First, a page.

And then, just when I thought things couldn’t possibly get any worse, we were treated to my least favorite thing on broadcast television: the bland, indistinguishable, soulless Starbucks music used to underscore the emotional import of an episode’s final scene. Supergirl is far from the only show guilty of this, and there needs to be an indefinite moratorium on its deployment. Using it as part of a scene that essentially makes Alex Danvers look like a complete buffoon, plus Maxwell Lord doing all but twirling a mustache and wearing a top hat made it all the more indefensible.
“Childish Things” wasn’t the kind of aggressively terrible that, for example, I found some episodes of Gotham to be. Those would make me question my very sanity as I wondered whether the writers were deliberately crafting the show in such a way as to see how much they could get away with before the audience realizes that we’re being made fun of. No, it was nothing like that. But to say that “Childish Things” tried to stretch 30 minutes of story over its hour would be a generous appraisal. The end result was an episode that felt much longer than its actual run time, and for all the wrong reasons.
Kryptonian Memory Crystals
– The Toyman has been around far longer than Supergirl, and almost as long as Superman himself. Winslow Schott first appeared in Action Comics #64 back in 1943, and was considered notable enough even then to make it onto the cover with Supes.
He’s always been a bit of a one-note villain, though, usually trotted out as an example of how poor Superman’s rogues gallery is (that’s nonsense, by the way, Luthor, Brainiac, and Mongul alone are better than at least half of Batman’s tired, flamboyant madmen). But yeah, ol’ Mr. Schott isn’t exactly the most distinguished. He is, however, less evil than former Cincinnati Reds owner Marge Schott.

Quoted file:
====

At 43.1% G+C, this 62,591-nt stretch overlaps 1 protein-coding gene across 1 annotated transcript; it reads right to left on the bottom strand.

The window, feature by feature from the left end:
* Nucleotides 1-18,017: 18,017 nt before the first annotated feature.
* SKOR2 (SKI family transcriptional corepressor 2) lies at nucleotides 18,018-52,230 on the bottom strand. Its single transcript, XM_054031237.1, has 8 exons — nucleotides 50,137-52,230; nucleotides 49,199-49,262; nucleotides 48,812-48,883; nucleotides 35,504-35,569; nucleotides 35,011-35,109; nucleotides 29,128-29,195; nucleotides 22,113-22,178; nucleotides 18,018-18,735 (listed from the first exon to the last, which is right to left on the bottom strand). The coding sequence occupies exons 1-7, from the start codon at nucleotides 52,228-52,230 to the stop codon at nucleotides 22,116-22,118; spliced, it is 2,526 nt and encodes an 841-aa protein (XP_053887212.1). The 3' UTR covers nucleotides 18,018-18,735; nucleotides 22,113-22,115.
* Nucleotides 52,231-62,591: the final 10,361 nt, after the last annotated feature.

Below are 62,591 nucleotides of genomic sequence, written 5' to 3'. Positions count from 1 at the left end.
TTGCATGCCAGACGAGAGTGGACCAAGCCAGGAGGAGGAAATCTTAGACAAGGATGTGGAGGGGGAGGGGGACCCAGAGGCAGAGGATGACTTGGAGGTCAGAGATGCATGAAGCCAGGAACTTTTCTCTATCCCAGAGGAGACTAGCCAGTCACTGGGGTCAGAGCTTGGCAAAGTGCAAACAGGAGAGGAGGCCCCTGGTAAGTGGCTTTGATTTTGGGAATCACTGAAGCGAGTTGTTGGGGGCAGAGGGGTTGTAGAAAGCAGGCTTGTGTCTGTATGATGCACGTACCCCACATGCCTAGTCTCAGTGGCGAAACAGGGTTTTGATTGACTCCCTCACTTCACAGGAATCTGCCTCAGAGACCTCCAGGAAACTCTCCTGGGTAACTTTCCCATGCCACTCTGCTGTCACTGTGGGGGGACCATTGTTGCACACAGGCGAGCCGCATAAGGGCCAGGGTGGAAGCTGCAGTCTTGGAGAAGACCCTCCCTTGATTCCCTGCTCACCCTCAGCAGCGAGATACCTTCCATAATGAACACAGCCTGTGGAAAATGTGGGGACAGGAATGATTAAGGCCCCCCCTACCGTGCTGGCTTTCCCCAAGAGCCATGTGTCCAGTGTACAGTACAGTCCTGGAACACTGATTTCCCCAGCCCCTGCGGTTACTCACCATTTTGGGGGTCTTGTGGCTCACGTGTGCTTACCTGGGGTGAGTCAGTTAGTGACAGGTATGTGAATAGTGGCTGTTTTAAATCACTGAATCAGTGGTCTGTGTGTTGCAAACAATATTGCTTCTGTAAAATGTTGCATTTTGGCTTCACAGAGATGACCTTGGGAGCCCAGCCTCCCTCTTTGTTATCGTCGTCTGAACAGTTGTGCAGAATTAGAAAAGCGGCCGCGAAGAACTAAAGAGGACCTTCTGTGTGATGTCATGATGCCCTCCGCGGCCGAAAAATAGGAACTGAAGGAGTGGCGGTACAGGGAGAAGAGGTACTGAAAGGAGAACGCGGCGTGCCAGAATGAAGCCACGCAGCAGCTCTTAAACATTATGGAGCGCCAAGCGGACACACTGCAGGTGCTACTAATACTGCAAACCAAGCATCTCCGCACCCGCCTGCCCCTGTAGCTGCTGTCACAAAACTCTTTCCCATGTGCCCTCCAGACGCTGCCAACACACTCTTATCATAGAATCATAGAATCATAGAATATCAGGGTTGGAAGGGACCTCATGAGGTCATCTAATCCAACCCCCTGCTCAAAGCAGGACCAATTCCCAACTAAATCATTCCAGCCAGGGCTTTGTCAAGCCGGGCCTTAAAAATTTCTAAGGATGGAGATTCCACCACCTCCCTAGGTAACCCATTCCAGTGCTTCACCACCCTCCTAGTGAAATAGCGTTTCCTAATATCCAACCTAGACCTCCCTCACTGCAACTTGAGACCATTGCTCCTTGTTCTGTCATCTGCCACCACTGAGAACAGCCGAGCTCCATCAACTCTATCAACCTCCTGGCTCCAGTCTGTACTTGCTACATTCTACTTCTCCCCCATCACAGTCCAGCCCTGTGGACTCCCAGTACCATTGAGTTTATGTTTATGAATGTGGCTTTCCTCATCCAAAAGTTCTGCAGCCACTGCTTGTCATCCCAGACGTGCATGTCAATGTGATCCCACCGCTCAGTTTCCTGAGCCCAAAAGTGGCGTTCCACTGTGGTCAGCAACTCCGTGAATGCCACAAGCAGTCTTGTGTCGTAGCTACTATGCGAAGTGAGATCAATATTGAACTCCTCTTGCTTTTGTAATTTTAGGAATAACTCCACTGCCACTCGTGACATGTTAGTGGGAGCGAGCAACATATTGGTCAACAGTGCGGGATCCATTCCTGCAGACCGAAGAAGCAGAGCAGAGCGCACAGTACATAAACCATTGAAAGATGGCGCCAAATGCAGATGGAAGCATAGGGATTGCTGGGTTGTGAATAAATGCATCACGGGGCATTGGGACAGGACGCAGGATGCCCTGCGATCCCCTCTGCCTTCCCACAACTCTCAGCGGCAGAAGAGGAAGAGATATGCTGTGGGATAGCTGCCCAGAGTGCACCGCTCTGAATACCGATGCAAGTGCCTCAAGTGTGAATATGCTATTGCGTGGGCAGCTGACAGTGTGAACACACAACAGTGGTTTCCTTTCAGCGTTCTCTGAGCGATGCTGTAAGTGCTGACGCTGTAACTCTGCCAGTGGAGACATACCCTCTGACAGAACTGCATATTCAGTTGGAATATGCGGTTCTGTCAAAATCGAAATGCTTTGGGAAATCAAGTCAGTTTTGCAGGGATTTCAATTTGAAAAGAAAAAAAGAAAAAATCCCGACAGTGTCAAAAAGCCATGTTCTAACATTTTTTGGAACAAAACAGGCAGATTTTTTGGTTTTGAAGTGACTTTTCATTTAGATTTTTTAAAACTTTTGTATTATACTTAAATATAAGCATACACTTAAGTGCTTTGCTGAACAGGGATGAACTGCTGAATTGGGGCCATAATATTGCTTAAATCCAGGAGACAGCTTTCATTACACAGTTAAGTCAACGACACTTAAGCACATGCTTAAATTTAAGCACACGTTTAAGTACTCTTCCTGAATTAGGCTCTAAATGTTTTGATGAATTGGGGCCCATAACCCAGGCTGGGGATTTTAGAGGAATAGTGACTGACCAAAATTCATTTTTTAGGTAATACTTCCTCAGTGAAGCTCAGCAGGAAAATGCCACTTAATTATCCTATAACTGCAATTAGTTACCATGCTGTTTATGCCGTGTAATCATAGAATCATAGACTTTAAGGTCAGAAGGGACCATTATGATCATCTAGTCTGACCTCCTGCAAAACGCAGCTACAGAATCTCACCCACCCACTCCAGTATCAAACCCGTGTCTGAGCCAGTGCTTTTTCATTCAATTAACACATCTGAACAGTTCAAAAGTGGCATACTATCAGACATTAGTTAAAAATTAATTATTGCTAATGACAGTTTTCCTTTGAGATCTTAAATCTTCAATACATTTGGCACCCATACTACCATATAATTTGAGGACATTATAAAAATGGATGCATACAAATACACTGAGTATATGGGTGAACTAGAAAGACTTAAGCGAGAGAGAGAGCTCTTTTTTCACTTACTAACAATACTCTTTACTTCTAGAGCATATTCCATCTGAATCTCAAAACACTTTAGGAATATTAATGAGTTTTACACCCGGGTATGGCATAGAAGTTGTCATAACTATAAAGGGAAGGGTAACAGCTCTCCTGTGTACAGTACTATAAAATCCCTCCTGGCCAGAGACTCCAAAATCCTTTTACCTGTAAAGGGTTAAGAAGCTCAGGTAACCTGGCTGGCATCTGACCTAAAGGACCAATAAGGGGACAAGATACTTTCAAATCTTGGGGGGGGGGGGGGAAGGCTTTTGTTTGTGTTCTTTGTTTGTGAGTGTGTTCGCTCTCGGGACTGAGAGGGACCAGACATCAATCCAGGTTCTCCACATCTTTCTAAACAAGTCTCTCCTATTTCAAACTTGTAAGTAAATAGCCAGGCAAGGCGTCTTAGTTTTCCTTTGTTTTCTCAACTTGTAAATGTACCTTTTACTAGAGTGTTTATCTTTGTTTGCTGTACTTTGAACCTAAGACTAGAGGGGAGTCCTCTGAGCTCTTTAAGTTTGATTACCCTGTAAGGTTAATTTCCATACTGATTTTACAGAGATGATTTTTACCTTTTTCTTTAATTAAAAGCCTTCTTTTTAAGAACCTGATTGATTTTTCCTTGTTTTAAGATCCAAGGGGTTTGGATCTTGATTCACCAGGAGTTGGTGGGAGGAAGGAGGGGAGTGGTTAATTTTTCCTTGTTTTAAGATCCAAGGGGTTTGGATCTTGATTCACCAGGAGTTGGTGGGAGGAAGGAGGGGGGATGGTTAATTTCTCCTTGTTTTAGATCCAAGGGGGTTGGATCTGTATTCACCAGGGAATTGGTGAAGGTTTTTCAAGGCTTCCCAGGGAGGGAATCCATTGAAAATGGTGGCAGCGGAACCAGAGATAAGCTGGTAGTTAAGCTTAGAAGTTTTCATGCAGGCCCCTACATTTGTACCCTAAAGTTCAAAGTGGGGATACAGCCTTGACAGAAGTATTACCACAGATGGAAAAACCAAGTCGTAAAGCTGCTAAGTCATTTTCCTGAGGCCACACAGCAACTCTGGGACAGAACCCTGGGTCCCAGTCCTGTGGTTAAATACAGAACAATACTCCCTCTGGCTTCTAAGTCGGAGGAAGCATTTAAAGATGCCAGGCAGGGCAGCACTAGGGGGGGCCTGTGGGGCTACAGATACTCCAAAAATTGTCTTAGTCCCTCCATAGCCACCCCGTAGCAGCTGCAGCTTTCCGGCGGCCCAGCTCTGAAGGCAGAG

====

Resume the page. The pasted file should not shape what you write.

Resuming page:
But hey, they got the glasses right!
– Cameron Chase was a DEO Agent in the comics, created by Dan Curtis Johnson and the brilliant JH Williams III in 1998. She’s primarily known as a Batwoman supporting character these days, though.
– Chester Dunholtz played a role in the comic book Toyman’s origins, too. I can’t believe I’m saying this, but the Chester we got on the show is better than the one we got in the comics. You see, the comic book Chester was a neighbor who stole one of Winslow’s beloved toys, thus setting him on a life of…oh, for cryin’ out loud. You get the idea.
– You can also spot two other incarnations of Toyman in the episode. The talking doll in the jail cell looks quite a bit like the version of Toyman from Superman: The Animated Series, while the doll that is sent to CatCo looks like the Jack Nimball version of the character, who is probably most famous for his appearances as a member of the Legion of Doom on Challenge of the Super Friends.
– When J’onn/Henshaw makes reference to having been hiding on Earth for about 50 years before he took Hank’s form, some crude math probably puts the death of Dad Danvers around 10 years ago (which is when J’onn took on Hank’s form). 50 years before that incident would be roughly 1955…the same year that the Martian Manhunter first appeared in Detective Comics #225. Cool, right?
– Kara makes reference to being “isolated and alone.” This has come up before, and every time, that choice of words isn’t accidental. That’s what Lara feared about how Kal-El would feel on Earth at the beginning of Superman: The Movie.
You may let me know what other DC Comics references I missed, or simply direct your hate mail to me on Twitter if you so choose.